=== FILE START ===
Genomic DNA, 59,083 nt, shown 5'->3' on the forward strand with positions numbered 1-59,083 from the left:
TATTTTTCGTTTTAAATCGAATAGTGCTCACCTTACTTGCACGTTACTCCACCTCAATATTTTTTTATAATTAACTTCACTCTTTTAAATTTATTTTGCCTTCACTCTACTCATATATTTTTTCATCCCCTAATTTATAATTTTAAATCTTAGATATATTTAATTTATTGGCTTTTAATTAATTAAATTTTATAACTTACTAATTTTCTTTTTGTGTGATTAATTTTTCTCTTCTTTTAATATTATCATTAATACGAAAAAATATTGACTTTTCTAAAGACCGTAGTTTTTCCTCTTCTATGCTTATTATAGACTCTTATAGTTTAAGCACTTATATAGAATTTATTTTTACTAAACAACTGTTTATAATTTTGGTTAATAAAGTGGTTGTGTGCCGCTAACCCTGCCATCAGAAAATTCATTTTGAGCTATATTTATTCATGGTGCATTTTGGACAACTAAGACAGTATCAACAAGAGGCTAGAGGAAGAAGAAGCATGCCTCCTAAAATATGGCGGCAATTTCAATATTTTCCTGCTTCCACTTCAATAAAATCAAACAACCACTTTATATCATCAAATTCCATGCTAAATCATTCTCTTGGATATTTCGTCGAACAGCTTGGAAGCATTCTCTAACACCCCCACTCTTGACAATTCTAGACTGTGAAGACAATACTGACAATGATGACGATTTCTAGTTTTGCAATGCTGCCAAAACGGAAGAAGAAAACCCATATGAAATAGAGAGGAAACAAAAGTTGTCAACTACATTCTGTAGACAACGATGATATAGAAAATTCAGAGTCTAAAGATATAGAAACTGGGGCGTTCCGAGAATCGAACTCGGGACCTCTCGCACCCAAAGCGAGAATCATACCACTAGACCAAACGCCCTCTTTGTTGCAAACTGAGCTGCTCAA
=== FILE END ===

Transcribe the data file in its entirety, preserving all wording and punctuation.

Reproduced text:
Genomic DNA, 59,083 nt, shown 5'->3' on the forward strand with positions numbered 1-59,083 from the left:
TATTTTTCGTTTTAAATCGAATAGTGCTCACCTTACTTGCACGTTACTCCACCTCAATATTTTTTTATAATTAACTTCACTCTTTTAAATTTATTTTGCCTTCACTCTACTCATATATTTTTTCATCCCCTAATTTATAATTTTAAATCTTAGATATATTTAATTTATTGGCTTTTAATTAATTAAATTTTATAACTTACTAATTTTCTTTTTGTGTGATTAATTTTTCTCTTCTTTTAATATTATCATTAATACGAAAAAATATTGACTTTTCTAAAGACCGTAGTTTTTCCTCTTCTATGCTTATTATAGACTCTTATAGTTTAAGCACTTATATAGAATTTATTTTTACTAAACAACTGTTTATAATTTTGGTTAATAAAGTGGTTGTGTGCCGCTAACCCTGCCATCAGAAAATTCATTTTGAGCTATATTTATTCATGGTGCATTTTGGACAACTAAGACAGTATCAACAAGAGGCTAGAGGAAGAAGAAGCATGCCTCCTAAAATATGGCGGCAATTTCAATATTTTCCTGCTTCCACTTCAATAAAATCAAACAACCACTTTATATCATCAAATTCCATGCTAAATCATTCTCTTGGATATTTCGTCGAACAGCTTGGAAGCATTCTCTAACACCCCCACTCTTGACAATTCTAGACTGTGAAGACAATACTGACAATGATGACGATTTCTAGTTTTGCAATGCTGCCAAAACGGAAGAAGAAAACCCATATGAAATAGAGAGGAAACAAAAGTTGTCAACTACATTCTGTAGACAACGATGATATAGAAAATTCAGAGTCTAAAGATATAGAAACTGGGGCGTTCCGAGAATCGAACTCGGGACCTCTCGCACCCAAAGCGAGAATCATACCACTAGACCAAACGCCCTCTTTGTTGCAAACTGAGCTGCTCAA